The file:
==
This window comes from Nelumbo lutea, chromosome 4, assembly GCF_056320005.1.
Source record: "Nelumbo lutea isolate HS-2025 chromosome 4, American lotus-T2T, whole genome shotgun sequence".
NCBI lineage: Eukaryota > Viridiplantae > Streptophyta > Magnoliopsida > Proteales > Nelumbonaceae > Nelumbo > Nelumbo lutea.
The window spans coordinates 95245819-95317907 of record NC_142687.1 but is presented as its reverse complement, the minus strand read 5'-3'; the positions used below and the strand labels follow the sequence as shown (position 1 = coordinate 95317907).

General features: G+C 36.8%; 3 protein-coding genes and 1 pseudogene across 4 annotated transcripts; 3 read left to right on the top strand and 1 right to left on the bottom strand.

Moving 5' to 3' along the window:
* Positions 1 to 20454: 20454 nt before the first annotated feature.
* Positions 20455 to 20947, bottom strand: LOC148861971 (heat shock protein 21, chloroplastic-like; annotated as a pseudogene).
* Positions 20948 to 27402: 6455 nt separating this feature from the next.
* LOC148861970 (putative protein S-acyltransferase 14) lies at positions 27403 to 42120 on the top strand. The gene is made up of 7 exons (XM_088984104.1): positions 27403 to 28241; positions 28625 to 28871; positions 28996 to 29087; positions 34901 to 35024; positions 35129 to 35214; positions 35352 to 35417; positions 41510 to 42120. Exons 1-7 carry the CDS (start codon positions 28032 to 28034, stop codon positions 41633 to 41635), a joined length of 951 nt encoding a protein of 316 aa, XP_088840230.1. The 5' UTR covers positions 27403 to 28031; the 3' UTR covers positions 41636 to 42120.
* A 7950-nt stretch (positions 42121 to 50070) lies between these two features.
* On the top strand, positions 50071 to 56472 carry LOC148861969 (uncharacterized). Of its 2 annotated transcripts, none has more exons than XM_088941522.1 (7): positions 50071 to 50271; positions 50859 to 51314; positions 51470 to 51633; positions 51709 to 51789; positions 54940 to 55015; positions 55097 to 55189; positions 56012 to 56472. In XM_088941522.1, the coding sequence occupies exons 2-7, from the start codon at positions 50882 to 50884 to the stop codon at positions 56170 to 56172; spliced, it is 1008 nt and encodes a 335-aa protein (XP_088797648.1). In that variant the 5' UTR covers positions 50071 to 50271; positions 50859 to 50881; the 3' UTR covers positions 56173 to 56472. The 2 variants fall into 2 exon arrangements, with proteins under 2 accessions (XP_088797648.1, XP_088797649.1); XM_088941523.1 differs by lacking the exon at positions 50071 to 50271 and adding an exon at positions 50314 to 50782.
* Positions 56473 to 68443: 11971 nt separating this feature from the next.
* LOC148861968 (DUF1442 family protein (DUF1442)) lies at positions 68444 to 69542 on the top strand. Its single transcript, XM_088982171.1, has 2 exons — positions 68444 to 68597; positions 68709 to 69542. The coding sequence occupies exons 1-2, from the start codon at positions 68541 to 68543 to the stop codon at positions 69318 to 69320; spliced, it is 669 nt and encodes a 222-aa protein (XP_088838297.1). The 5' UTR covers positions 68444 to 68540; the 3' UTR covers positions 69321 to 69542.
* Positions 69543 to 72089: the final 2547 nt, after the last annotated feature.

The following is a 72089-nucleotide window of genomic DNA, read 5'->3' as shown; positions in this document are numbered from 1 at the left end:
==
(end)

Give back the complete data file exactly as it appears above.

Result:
This window comes from Nelumbo lutea, chromosome 4, assembly GCF_056320005.1.
Source record: "Nelumbo lutea isolate HS-2025 chromosome 4, American lotus-T2T, whole genome shotgun sequence".
NCBI lineage: Eukaryota > Viridiplantae > Streptophyta > Magnoliopsida > Proteales > Nelumbonaceae > Nelumbo > Nelumbo lutea.
The window spans coordinates 95245819-95317907 of record NC_142687.1 but is presented as its reverse complement, the minus strand read 5'-3'; the positions used below and the strand labels follow the sequence as shown (position 1 = coordinate 95317907).

General features: G+C 36.8%; 3 protein-coding genes and 1 pseudogene across 4 annotated transcripts; 3 read left to right on the top strand and 1 right to left on the bottom strand.

Moving 5' to 3' along the window:
* Positions 1 to 20454: 20454 nt before the first annotated feature.
* Positions 20455 to 20947, bottom strand: LOC148861971 (heat shock protein 21, chloroplastic-like; annotated as a pseudogene).
* Positions 20948 to 27402: 6455 nt separating this feature from the next.
* LOC148861970 (putative protein S-acyltransferase 14) lies at positions 27403 to 42120 on the top strand. The gene is made up of 7 exons (XM_088984104.1): positions 27403 to 28241; positions 28625 to 28871; positions 28996 to 29087; positions 34901 to 35024; positions 35129 to 35214; positions 35352 to 35417; positions 41510 to 42120. Exons 1-7 carry the CDS (start codon positions 28032 to 28034, stop codon positions 41633 to 41635), a joined length of 951 nt encoding a protein of 316 aa, XP_088840230.1. The 5' UTR covers positions 27403 to 28031; the 3' UTR covers positions 41636 to 42120.
* A 7950-nt stretch (positions 42121 to 50070) lies between these two features.
* On the top strand, positions 50071 to 56472 carry LOC148861969 (uncharacterized). Of its 2 annotated transcripts, none has more exons than XM_088941522.1 (7): positions 50071 to 50271; positions 50859 to 51314; positions 51470 to 51633; positions 51709 to 51789; positions 54940 to 55015; positions 55097 to 55189; positions 56012 to 56472. In XM_088941522.1, the coding sequence occupies exons 2-7, from the start codon at positions 50882 to 50884 to the stop codon at positions 56170 to 56172; spliced, it is 1008 nt and encodes a 335-aa protein (XP_088797648.1). In that variant the 5' UTR covers positions 50071 to 50271; positions 50859 to 50881; the 3' UTR covers positions 56173 to 56472. The 2 variants fall into 2 exon arrangements, with proteins under 2 accessions (XP_088797648.1, XP_088797649.1); XM_088941523.1 differs by lacking the exon at positions 50071 to 50271 and adding an exon at positions 50314 to 50782.
* Positions 56473 to 68443: 11971 nt separating this feature from the next.
* LOC148861968 (DUF1442 family protein (DUF1442)) lies at positions 68444 to 69542 on the top strand. Its single transcript, XM_088982171.1, has 2 exons — positions 68444 to 68597; positions 68709 to 69542. The coding sequence occupies exons 1-2, from the start codon at positions 68541 to 68543 to the stop codon at positions 69318 to 69320; spliced, it is 669 nt and encodes a 222-aa protein (XP_088838297.1). The 5' UTR covers positions 68444 to 68540; the 3' UTR covers positions 69321 to 69542.
* Positions 69543 to 72089: the final 2547 nt, after the last annotated feature.

The following is a 72089-nucleotide window of genomic DNA, read 5'->3' as shown; positions in this document are numbered from 1 at the left end: